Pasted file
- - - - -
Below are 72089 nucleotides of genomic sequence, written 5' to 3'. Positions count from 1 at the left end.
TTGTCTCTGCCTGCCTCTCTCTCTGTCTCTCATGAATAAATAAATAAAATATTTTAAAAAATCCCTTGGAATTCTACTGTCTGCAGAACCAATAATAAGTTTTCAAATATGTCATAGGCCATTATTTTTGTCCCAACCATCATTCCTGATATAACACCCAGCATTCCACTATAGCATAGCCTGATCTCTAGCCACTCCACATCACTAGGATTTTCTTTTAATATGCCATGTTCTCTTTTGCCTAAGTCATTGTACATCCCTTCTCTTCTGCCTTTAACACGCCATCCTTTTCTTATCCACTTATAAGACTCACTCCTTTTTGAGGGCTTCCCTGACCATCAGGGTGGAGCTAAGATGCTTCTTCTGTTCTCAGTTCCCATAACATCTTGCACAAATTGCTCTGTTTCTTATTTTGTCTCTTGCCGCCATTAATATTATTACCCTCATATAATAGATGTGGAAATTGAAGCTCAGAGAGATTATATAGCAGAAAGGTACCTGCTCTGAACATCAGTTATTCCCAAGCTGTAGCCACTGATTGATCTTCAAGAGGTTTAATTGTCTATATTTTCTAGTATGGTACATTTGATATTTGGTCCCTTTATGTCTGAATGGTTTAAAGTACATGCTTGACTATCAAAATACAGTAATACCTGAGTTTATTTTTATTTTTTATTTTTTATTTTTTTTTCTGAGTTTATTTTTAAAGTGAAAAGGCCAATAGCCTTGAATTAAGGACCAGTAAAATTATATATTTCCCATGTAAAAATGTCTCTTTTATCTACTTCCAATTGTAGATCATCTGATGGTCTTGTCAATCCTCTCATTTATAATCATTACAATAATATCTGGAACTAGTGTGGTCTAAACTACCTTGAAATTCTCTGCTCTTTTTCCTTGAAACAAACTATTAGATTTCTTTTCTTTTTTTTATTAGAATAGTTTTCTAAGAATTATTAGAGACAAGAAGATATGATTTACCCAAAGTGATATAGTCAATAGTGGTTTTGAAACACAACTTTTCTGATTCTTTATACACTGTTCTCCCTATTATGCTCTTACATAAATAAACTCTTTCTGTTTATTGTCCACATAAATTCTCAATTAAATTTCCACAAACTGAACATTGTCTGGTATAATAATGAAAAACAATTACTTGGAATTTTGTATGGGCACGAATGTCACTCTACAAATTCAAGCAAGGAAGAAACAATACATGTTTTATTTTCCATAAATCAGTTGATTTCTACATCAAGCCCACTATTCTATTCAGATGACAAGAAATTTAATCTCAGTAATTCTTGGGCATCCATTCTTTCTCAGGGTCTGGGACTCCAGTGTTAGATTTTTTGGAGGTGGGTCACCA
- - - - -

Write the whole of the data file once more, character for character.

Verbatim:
Below are 72089 nucleotides of genomic sequence, written 5' to 3'. Positions count from 1 at the left end.
TTGTCTCTGCCTGCCTCTCTCTCTGTCTCTCATGAATAAATAAATAAAATATTTTAAAAAATCCCTTGGAATTCTACTGTCTGCAGAACCAATAATAAGTTTTCAAATATGTCATAGGCCATTATTTTTGTCCCAACCATCATTCCTGATATAACACCCAGCATTCCACTATAGCATAGCCTGATCTCTAGCCACTCCACATCACTAGGATTTTCTTTTAATATGCCATGTTCTCTTTTGCCTAAGTCATTGTACATCCCTTCTCTTCTGCCTTTAACACGCCATCCTTTTCTTATCCACTTATAAGACTCACTCCTTTTTGAGGGCTTCCCTGACCATCAGGGTGGAGCTAAGATGCTTCTTCTGTTCTCAGTTCCCATAACATCTTGCACAAATTGCTCTGTTTCTTATTTTGTCTCTTGCCGCCATTAATATTATTACCCTCATATAATAGATGTGGAAATTGAAGCTCAGAGAGATTATATAGCAGAAAGGTACCTGCTCTGAACATCAGTTATTCCCAAGCTGTAGCCACTGATTGATCTTCAAGAGGTTTAATTGTCTATATTTTCTAGTATGGTACATTTGATATTTGGTCCCTTTATGTCTGAATGGTTTAAAGTACATGCTTGACTATCAAAATACAGTAATACCTGAGTTTATTTTTATTTTTTATTTTTTATTTTTTTTTCTGAGTTTATTTTTAAAGTGAAAAGGCCAATAGCCTTGAATTAAGGACCAGTAAAATTATATATTTCCCATGTAAAAATGTCTCTTTTATCTACTTCCAATTGTAGATCATCTGATGGTCTTGTCAATCCTCTCATTTATAATCATTACAATAATATCTGGAACTAGTGTGGTCTAAACTACCTTGAAATTCTCTGCTCTTTTTCCTTGAAACAAACTATTAGATTTCTTTTCTTTTTTTTATTAGAATAGTTTTCTAAGAATTATTAGAGACAAGAAGATATGATTTACCCAAAGTGATATAGTCAATAGTGGTTTTGAAACACAACTTTTCTGATTCTTTATACACTGTTCTCCCTATTATGCTCTTACATAAATAAACTCTTTCTGTTTATTGTCCACATAAATTCTCAATTAAATTTCCACAAACTGAACATTGTCTGGTATAATAATGAAAAACAATTACTTGGAATTTTGTATGGGCACGAATGTCACTCTACAAATTCAAGCAAGGAAGAAACAATACATGTTTTATTTTCCATAAATCAGTTGATTTCTACATCAAGCCCACTATTCTATTCAGATGACAAGAAATTTAATCTCAGTAATTCTTGGGCATCCATTCTTTCTCAGGGTCTGGGACTCCAGTGTTAGATTTTTTGGAGGTGGGTCACCA